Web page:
“Charlie, I’m not sure if I ever told you this but that day you offered me a job and the years working with you changed my life! For real. I will always appreciate what you did for me and what you were willing to do for me.”
He was such a boy then. He had no business working so hard, but he loved it. He had to start out so early in the morning to get here. He could only get a bus to within about 10 miles of our place, but I was so impressed that he was willing to make the effort that I would drive to the last stop on the bus line to pick him up every morning and bring him to the farm. At the end of the day I’d take him back to that spot and he’d take the long bus ride back into the city (and I’m betting he was smiling all the way).
One evening our work took us way past the time for the last bus. A storm was approaching and we had beautiful hay bales in the field. They had to be loaded on racks, and then unloaded into the barn, and then the racks needed to be taken back to the fields for reloading. The work went on long after dark and long after the last bus left for the city, but we finished before the rain came and that put a big smile on my wife’s face.
We told our young worker that he’d need to spend the night, but that we had plenty of room. We showed him where to shower and got him something from one of our boys for him to sleep in. We cooked up some good beef steaks and sat on a screened porch and watched the rain pass through. When it cleared, the evening had that fresh washed smell you often get in the countryside. It would be a good night for sleep. We put our young friend in the guest room and opened the windows so he could experience the clean, fresh air of the evening.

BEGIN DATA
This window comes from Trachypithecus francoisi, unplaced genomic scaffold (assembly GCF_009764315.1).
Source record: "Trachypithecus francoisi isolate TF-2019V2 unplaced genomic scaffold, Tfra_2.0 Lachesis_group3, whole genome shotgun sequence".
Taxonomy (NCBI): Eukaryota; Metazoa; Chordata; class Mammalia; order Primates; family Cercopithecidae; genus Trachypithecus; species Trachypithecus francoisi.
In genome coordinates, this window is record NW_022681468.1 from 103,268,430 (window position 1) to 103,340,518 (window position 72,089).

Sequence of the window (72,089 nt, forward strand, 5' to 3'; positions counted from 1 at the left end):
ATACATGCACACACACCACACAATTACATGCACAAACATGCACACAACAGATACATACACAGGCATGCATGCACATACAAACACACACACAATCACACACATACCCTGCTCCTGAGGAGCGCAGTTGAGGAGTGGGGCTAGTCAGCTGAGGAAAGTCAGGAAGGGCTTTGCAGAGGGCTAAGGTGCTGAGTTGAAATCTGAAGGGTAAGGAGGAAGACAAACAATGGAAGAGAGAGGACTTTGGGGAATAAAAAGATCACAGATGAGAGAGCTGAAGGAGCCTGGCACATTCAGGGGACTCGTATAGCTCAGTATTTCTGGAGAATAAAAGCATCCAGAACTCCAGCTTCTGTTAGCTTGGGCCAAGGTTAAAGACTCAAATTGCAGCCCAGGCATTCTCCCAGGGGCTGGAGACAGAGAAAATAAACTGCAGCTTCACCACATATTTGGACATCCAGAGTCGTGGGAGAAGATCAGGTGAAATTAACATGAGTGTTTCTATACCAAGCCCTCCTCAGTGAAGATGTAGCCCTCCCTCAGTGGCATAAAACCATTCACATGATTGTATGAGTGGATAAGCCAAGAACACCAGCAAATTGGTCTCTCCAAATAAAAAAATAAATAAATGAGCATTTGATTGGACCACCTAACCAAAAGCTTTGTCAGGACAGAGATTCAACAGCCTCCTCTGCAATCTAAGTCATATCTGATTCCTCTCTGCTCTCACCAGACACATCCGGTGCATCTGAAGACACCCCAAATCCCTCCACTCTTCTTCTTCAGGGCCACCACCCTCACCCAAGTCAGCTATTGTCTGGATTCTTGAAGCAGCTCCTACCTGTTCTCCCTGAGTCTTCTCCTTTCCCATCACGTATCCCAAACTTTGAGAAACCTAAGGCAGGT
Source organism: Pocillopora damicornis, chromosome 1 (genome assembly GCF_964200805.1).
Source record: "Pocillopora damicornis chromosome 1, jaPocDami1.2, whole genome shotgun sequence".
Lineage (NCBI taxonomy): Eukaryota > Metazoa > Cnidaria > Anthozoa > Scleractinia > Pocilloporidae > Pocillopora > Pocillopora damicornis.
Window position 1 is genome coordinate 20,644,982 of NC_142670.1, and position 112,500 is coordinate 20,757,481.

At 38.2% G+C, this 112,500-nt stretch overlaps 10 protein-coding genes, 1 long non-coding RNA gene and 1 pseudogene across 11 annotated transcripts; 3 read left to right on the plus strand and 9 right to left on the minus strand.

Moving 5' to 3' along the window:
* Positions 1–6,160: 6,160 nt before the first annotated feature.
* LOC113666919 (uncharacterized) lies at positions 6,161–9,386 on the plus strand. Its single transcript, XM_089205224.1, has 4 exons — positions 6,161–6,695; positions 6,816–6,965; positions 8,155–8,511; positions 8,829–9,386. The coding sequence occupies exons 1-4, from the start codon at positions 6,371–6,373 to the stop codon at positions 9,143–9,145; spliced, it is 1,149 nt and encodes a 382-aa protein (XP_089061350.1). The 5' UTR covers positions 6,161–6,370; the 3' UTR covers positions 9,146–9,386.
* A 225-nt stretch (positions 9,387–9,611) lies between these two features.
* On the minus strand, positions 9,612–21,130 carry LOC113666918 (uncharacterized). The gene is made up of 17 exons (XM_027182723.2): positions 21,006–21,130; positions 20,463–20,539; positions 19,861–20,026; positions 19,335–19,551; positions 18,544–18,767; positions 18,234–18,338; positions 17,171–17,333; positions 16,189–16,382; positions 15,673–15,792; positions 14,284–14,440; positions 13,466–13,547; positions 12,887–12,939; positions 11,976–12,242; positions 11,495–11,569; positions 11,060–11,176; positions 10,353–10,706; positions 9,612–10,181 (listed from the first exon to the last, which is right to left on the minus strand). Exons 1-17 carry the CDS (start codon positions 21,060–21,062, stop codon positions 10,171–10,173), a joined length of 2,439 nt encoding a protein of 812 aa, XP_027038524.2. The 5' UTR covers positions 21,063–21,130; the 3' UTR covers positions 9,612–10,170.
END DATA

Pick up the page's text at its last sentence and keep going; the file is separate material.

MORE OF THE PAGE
I know we slept well and we thought he would too; but in the morning we inquired about his sleep. It wasn’t good he told us. There were too many strange, unknown noises – the hooting and screeching of owls, the occasional howls of the coyotes off in the distance, and chattering of the raccoons that came out in the dark of night. He’d heard our burrow bellowing out his loud hee-haw and so too the sound of the horses galloping in the darkness. A cacophony of bird chirping and singing greeted him when the sun began to rise.
“Didn’t sleep,” he told us. It was all too frightening for him. His tired face convinced us it was true. He had missed the whaling of sirens in the city and the screeching of cars rounding the corner outside his house. He didn’t like night in the country.
We’ve laughed about that so many times when we’ve laid in bed listening to the wonderful sounds of the country.
“I just can’t say enough of how much I appreciate you trusting me and letting me work on your farm. Not many people have done what you have done for me. I’m forever in your debt. I really don’t care what you say either.”
He has a daughter now. He calls her Hayleigh Jo. She’s seven and lives in South Carolina, waiting for her dad to come home from Afghanistan.
“She just graduated from second grade with all A’s and B’s. I’m so very proud of her!”
Well, I want to meet Hayleigh Jo some day and tell her what a wonderful dad she has. I’ll tell her, too, that he’s afraid of the dark – at least the darkness out here in the countryside.